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You really do need to use the 3M seam sealer for any area where you chipped/scraped the old out or put in new metal. It may take years to know why but you will eventually know if you keep the car.
 

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Discussion Starter #7
You really do need to use the 3M seam sealer for any area where you chipped/scraped the old out or put in new metal. It may take years to know why but you will eventually know if you keep the car.
Could I use Bondo?. Mostly where I need to use some stuff is where I replaced or cleaned up the metal. There is sooo much area on the car that will be replaced or cleaned up. The "stuff" alone will cost me several hundred dollars of the 3M stuff.

Nothin' else like around 10 bucks a tube?.
 

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Could I use Bondo?. Mostly where I need to use some stuff is where I replaced or cleaned up the metal. There is sooo much area on the car that will be replaced or cleaned up. The "stuff" alone will cost me several hundred dollars of the 3M stuff.

Nothin' else like around 10 bucks a tube?.
You can get 3M Ultrapro for around $17 a tube.

I agree with Hottarod you really need to use seam sealer to do it right.

3M 08300 Ultrapro Autobody Sealant

Lou
 

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I bought some black seam sealer from Napa or B&B auto, it wasn;t 3M but thier generic brand for 1/2 the cost of the 3m stuff. Goes in a standard caulk gun, worked just great.
Eastwood makes a good seam sealer too, used their stuff when it came up on sale, its very nice to use, Eastwood stuff just seemed to spread & stick better, easier to control the bead your laying down, Bondo gets brittle,
Don't use bondo, it won;t expand & contract & will eventually just drop off!
 

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Bondo AKA plastic filler is just that, filler. Not made to be an adhesive or a sealer. Use body sealer over primer period. I work at a large collision shop and I can tell you that when repairs are made on any car the seam sealer application can make or break the job. I have had to redo several seam sealer jobs of other techs from not looking correct to wrong product in wrong location to someone just not caring if it leakes or not. Some areas on a car it can be brushed on. in other areas it may have to have a fine line. One trick not to make a mess is to masking tape along the edge on either side of the seam. Lay in the sealer and work it in to the joint, smooth it with a solvent much like you would a household latex caulk with water, then untape andsmooth the edges with a "acid" brush and some solvent. Just depends on what area it's in and how you want it to look. Practice on some scrap.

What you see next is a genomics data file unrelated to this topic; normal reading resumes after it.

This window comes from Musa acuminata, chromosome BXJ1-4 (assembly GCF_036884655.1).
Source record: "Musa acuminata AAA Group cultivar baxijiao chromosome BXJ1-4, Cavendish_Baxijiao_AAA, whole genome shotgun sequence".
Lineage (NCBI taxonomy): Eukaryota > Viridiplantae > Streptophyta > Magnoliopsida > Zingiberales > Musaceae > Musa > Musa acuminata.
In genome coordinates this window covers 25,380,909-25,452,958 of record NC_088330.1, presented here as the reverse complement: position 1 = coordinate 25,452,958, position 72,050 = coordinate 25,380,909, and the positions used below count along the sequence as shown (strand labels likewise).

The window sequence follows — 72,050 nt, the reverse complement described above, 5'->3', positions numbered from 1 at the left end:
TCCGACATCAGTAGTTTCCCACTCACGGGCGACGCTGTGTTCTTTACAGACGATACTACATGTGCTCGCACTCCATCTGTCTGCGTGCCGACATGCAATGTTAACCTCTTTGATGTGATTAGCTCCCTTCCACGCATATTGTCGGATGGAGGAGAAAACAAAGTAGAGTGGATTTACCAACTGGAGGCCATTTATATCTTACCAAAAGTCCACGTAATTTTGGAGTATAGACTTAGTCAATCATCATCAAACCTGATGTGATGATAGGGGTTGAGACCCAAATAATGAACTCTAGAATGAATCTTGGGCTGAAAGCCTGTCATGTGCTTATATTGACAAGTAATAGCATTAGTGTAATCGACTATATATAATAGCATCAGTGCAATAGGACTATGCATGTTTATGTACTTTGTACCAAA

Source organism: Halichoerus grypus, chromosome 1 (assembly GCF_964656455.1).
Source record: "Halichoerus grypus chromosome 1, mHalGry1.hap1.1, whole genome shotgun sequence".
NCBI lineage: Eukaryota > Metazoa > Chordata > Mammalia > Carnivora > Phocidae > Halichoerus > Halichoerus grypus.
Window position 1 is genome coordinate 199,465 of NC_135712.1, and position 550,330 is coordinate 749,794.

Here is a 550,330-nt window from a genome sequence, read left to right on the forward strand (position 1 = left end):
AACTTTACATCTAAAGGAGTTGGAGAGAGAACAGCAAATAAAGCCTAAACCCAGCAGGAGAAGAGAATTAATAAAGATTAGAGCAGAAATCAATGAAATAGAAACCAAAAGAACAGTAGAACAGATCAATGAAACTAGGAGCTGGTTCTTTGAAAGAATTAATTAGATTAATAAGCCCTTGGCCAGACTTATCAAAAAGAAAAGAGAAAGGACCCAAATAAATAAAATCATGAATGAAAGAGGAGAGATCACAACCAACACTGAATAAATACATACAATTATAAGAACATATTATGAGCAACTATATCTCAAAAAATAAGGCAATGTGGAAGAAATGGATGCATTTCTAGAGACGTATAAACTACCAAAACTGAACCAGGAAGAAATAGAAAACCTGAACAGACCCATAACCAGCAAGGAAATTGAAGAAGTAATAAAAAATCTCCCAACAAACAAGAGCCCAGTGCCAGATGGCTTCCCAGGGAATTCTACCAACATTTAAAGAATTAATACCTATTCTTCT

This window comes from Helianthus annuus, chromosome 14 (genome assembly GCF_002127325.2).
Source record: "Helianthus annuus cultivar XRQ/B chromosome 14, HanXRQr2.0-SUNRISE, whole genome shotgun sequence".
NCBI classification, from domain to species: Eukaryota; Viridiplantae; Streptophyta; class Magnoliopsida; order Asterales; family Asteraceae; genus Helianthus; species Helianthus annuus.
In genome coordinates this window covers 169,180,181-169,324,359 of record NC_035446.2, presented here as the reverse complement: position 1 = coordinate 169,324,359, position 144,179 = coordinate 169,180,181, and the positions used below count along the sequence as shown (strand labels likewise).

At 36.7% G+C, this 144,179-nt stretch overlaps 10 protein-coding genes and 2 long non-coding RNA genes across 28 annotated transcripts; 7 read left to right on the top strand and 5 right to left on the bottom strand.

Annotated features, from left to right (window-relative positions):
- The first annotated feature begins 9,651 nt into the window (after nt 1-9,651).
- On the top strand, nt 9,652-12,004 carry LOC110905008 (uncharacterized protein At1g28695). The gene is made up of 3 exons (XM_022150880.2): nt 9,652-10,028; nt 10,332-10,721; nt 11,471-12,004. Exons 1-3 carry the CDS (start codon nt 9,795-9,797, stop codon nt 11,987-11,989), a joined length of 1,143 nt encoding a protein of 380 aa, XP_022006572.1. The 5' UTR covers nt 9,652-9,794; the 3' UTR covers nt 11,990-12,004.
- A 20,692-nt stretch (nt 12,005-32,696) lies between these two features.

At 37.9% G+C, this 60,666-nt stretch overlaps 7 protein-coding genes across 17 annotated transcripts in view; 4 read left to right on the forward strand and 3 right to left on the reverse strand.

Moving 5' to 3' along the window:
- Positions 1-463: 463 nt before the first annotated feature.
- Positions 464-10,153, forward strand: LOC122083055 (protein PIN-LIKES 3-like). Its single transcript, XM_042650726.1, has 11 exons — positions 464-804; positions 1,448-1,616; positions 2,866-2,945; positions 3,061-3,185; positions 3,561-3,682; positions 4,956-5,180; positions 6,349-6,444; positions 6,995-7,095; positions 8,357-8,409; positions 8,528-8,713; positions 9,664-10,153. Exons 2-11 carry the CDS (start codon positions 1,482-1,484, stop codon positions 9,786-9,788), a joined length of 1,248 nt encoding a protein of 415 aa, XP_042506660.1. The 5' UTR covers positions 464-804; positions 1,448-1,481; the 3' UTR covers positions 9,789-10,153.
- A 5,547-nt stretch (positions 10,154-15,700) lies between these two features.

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Bondo AKA plastic filler is just that, filler. Not made to be an adhesive or a sealer. Use body sealer over primer period. I work at a large collision shop and I can tell you that when repairs are made on any car the seam sealer application can make or break the job. I have had to redo several seam sealer jobs of other techs from not looking correct to wrong product in wrong location to someone just not caring if it leakes or not. Some areas on a car it can be brushed on. in other areas it may have to have a fine line. One trick not to make a mess is to masking tape along the edge on either side of the seam. Lay in the sealer and work it in to the joint, smooth it with a solvent much like you would a household latex caulk with water, then untape andsmooth the edges with a "acid" brush and some solvent. Just depends on what area it's in and how you want it to look. Practice on some scrap.
Yeppers! Dats da way to do it! :D